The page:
“The MPN Research Foundation funds the research around this disease...There is still so much we don’t know, but the foundation is a big part of finding the next piece. They are the framework for the staircase where each step will be laid as we move forward finding answers with MPNs.”
The Story of a Young Jedi
Most patients are diagnosed with an MPN after age sixty. Most, but not all. There are exceptions to every rule in life. And Jedi* is an exception. He is just ten-years-old and living with Polycythemia Vera.
Jedi’s mother Sarah was scheduling well visits for her children in 2016; her older son didn’t want to be seen by a “baby doctor” anymore, and of course neither did little brother Jedi then either. She planned a well visit for her children with her husband’s general practitioner. During Jedi’s exam, the doctor asked many questions. Sarah told him about her younger son's extreme leg pain, tingling hands and feet, and stomach pains. The doctor wanted to run a blood test. Sarah was hesitant because she believed these were childhood growing pains. Then she heard the Doctor say, “If it were my child I would.” Sarah was startled and her radar went up. Did the doctor sense something else going on? True, her son could never sleep through the night. It was just growing pains though she reassured herself.
And then the phone call came from the doctor. “He explained that he thought Jedi had Essential Thrombocythemia. He said he’d taken extra time to send the file to a few other doctors and recognized it as ET due to his adult patients with it but didn’t think it occurred in children.” Sarah says, “Because he was a child, it was hard for him to attribute what was normal. After his diagnosis, Jedi said, ‘You mean you don’t have headaches every day?’”
Jedi has only been diagnosed for eighteen months (initially with ET, now with PV JAK2 Mutation), but this family’s world has changed in every way since then. The stress of having a child with a rare diagnosis can quickly tax a family. They now juggle mounting medical bills, two parents working full-time while trying to care for a sick child, balancing time with their older son, managing the endless doctor appointments, and still trying to fit in the “normal” family stuff too. There’s also the long-term worry parents face when caring for a sick child. As Sarah explains, there are feelings of isolation and grief. “The grief of knowing that your vision for your child has changed so dramatically. He might be facing a bone marrow transplant when all of his friends are going to college.”
Jedi’s world has, of course, changed too. This past summer he had an MRI after doctors thought he may have had a brain bleed. A natural athlete, the soccer he once loved is now too risky for him to play because of the elevated risk of bleeding (Jedi has acquired Von Willebrand disease which can occur with high platelets). However, Jedi was able to trade a soccer ball for a furry friend. Chewy, Jedi’s service dog, keeps a close eye on him, so close in-fact he recently noticed Jedi’s legs were starting to bother him and woke Jedi in the middle of the night before his leg pain escalated. Sarah was then able to quickly administer Jedi’s medicine before his pain became excruciating and everyone easily went back to sleep. In the past, it has taken almost two hours for Jedi to get comfortable and sleeping again when he is awakened with leg pain. Chewy isn’t too bad of a sports companion either. Jedi is teaching him agility and they both love learning the jumps and tunnels.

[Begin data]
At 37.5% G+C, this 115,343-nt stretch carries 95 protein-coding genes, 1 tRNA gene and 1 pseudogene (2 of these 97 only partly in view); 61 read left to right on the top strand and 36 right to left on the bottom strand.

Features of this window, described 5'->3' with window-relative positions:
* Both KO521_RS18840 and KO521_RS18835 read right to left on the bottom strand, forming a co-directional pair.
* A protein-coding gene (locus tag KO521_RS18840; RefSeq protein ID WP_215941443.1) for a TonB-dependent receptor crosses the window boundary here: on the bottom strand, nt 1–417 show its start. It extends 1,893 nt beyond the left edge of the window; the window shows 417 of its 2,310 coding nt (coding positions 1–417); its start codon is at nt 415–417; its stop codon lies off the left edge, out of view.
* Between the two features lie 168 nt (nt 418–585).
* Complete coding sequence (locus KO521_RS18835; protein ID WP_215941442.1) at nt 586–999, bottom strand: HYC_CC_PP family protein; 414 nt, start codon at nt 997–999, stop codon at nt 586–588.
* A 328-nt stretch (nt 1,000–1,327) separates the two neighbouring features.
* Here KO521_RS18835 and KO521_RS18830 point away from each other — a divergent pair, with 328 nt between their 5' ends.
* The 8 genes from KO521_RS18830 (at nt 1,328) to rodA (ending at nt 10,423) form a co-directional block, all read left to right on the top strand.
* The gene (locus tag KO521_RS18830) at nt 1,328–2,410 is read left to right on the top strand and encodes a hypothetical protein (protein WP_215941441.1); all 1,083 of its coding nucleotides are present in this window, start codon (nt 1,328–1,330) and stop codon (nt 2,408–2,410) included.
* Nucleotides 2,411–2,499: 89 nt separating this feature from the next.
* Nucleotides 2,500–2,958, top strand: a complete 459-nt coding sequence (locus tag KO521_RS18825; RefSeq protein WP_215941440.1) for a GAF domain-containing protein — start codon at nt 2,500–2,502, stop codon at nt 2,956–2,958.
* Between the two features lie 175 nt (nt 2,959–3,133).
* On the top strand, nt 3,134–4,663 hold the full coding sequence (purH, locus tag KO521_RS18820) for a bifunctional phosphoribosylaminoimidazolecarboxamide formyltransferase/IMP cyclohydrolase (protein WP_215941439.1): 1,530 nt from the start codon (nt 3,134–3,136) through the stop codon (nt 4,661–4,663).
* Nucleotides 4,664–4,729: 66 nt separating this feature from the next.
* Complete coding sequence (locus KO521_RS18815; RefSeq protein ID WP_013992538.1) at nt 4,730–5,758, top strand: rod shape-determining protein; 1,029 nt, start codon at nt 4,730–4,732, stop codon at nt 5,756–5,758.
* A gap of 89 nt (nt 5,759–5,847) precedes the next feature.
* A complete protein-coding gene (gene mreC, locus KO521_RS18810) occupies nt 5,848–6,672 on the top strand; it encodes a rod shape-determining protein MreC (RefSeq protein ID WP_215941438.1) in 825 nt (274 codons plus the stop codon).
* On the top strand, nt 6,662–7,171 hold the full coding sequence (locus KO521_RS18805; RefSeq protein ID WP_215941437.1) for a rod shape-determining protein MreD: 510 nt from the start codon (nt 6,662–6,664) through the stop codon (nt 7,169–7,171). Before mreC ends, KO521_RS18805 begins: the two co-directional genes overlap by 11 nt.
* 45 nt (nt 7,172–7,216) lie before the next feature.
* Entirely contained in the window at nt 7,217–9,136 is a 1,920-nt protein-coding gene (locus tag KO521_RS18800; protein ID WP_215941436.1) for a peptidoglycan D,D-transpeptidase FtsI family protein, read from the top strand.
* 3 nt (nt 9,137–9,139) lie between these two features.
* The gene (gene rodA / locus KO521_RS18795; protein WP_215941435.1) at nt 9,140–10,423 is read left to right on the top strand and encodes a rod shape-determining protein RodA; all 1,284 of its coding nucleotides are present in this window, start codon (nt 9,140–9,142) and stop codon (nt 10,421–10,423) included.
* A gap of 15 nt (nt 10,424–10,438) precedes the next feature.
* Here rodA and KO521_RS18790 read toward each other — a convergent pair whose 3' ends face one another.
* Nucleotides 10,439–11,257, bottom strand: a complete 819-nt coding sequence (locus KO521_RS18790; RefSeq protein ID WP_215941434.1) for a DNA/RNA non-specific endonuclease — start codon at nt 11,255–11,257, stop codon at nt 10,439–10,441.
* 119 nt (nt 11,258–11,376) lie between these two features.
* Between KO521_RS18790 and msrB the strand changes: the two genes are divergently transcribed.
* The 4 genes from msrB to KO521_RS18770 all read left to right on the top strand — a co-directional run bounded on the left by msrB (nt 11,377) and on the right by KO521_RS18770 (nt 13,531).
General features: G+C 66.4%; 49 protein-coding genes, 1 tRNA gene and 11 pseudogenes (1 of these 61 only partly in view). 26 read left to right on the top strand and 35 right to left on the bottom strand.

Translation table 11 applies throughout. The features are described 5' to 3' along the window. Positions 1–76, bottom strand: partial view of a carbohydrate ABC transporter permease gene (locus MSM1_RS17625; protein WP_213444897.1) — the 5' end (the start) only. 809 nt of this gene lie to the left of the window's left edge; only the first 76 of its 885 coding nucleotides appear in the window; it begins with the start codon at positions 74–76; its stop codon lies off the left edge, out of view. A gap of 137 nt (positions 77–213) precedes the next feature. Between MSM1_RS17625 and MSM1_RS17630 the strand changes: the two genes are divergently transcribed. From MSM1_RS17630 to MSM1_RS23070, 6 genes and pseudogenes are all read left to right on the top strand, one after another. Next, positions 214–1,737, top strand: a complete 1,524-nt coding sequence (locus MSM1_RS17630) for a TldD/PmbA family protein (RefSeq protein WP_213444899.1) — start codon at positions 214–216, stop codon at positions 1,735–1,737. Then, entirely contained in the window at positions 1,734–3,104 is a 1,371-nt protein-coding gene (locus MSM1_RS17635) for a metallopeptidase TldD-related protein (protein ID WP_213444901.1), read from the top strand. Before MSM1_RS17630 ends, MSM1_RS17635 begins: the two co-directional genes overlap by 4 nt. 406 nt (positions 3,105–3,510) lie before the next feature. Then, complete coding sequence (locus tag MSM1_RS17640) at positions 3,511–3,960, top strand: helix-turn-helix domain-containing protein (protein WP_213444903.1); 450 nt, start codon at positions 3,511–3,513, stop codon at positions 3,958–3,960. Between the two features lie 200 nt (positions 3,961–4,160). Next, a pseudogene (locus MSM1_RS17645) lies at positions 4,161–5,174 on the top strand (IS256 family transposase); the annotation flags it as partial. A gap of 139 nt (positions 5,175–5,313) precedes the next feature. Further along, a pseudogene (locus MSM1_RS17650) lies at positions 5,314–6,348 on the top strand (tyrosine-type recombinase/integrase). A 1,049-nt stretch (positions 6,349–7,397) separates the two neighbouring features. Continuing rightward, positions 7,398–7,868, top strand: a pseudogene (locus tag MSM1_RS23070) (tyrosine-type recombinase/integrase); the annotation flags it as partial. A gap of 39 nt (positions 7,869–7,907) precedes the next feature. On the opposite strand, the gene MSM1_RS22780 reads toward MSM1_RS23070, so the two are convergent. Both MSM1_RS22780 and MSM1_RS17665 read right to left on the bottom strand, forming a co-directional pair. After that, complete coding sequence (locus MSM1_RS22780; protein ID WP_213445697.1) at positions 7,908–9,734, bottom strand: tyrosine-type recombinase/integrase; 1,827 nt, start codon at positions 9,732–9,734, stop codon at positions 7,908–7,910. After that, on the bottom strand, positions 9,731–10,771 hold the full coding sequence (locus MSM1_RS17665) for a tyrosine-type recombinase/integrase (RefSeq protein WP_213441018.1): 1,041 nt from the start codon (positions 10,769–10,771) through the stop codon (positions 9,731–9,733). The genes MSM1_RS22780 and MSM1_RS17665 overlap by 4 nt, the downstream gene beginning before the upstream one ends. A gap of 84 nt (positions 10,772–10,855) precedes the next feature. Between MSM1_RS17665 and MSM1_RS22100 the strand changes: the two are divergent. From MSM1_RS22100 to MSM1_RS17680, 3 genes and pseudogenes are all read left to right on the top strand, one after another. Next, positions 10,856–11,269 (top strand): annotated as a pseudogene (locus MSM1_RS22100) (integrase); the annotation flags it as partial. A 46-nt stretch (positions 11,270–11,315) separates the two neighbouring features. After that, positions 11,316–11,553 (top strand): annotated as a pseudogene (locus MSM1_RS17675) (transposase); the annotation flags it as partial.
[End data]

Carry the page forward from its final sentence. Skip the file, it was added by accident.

Sarah wants other parents of pediatric MPN patients to know, “This is a marathon, not a race...make sure you create guidelines with your significant other as to how you are going to make care decisions. Recognize all the children in your house and know that they need your attention too.” And in less than two years, Sarah is thankful to have the support of her work family, close friends, and Jedi’s grandparents who have all helped and offered support in different capacities.
When Jedi was first diagnosed, Sarah relentlessly searched for answers for her son that she couldn’t find. There wasn’t a cure. But as she says, “The MPN Research Foundation funds the research around this disease...there is still so much we don’t know, but the foundation is a big part of finding the next piece. They are the framework for the staircase where each step will be laid as we move forward finding answers with MPNs.” And with the support of donors, the foundation can continue to build this staircase for Jedi’s future, one step at a time.
*Jedi's real name has been changed to protect his privacy
Contributed by Jennifer Acker
These represent first person accounts of real people living with Essential Thrombocythemia, Polycythemia Vera and Myelofibrosis. It does not represent the views or opinions of anyone associated with the MPN Research Foundation. Please consult your doctor before taking any action to manage your health.